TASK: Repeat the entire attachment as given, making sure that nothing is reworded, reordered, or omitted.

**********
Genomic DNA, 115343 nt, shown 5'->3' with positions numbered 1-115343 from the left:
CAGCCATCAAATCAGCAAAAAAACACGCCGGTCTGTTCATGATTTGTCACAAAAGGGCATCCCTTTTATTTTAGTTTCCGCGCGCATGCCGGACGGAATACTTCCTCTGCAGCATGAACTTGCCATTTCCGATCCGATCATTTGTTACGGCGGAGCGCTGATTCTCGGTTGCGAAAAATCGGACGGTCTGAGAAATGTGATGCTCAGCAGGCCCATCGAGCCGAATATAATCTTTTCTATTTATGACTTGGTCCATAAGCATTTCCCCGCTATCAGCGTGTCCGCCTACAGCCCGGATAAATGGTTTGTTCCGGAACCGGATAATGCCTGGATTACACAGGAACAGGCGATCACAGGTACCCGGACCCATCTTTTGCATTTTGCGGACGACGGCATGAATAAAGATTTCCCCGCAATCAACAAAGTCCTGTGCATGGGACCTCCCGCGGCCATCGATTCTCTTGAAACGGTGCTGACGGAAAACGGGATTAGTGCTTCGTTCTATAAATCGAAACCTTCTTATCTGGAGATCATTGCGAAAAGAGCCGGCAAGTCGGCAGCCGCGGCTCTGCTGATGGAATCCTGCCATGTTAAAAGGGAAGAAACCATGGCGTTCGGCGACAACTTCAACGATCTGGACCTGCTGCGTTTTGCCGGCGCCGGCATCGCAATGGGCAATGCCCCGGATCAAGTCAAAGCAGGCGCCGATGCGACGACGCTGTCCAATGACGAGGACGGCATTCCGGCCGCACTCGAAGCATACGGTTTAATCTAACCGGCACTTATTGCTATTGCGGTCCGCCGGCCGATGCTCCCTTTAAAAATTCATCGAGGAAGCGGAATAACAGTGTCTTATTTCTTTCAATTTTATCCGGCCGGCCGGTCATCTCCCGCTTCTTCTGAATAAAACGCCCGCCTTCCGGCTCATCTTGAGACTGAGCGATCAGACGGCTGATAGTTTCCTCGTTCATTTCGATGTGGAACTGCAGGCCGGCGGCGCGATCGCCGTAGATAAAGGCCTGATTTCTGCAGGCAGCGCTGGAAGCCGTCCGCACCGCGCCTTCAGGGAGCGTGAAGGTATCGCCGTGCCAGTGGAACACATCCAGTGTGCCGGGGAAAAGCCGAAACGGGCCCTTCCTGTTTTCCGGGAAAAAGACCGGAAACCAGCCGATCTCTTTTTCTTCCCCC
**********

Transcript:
Genomic DNA, 115343 nt, shown 5'->3' with positions numbered 1-115343 from the left:
CAGCCATCAAATCAGCAAAAAAACACGCCGGTCTGTTCATGATTTGTCACAAAAGGGCATCCCTTTTATTTTAGTTTCCGCGCGCATGCCGGACGGAATACTTCCTCTGCAGCATGAACTTGCCATTTCCGATCCGATCATTTGTTACGGCGGAGCGCTGATTCTCGGTTGCGAAAAATCGGACGGTCTGAGAAATGTGATGCTCAGCAGGCCCATCGAGCCGAATATAATCTTTTCTATTTATGACTTGGTCCATAAGCATTTCCCCGCTATCAGCGTGTCCGCCTACAGCCCGGATAAATGGTTTGTTCCGGAACCGGATAATGCCTGGATTACACAGGAACAGGCGATCACAGGTACCCGGACCCATCTTTTGCATTTTGCGGACGACGGCATGAATAAAGATTTCCCCGCAATCAACAAAGTCCTGTGCATGGGACCTCCCGCGGCCATCGATTCTCTTGAAACGGTGCTGACGGAAAACGGGATTAGTGCTTCGTTCTATAAATCGAAACCTTCTTATCTGGAGATCATTGCGAAAAGAGCCGGCAAGTCGGCAGCCGCGGCTCTGCTGATGGAATCCTGCCATGTTAAAAGGGAAGAAACCATGGCGTTCGGCGACAACTTCAACGATCTGGACCTGCTGCGTTTTGCCGGCGCCGGCATCGCAATGGGCAATGCCCCGGATCAAGTCAAAGCAGGCGCCGATGCGACGACGCTGTCCAATGACGAGGACGGCATTCCGGCCGCACTCGAAGCATACGGTTTAATCTAACCGGCACTTATTGCTATTGCGGTCCGCCGGCCGATGCTCCCTTTAAAAATTCATCGAGGAAGCGGAATAACAGTGTCTTATTTCTTTCAATTTTATCCGGCCGGCCGGTCATCTCCCGCTTCTTCTGAATAAAACGCCCGCCTTCCGGCTCATCTTGAGACTGAGCGATCAGACGGCTGATAGTTTCCTCGTTCATTTCGATGTGGAACTGCAGGCCGGCGGCGCGATCGCCGTAGATAAAGGCCTGATTTCTGCAGGCAGCGCTGGAAGCCGTCCGCACCGCGCCTTCAGGGAGCGTGAAGGTATCGCCGTGCCAGTGGAACACATCCAGTGTGCCGGGGAAAAGCCGAAACGGGCCCTTCCTGTTTTCCGGGAAAAAGACCGGAAACCAGCCGATCTCTTTTTCTTCCCCC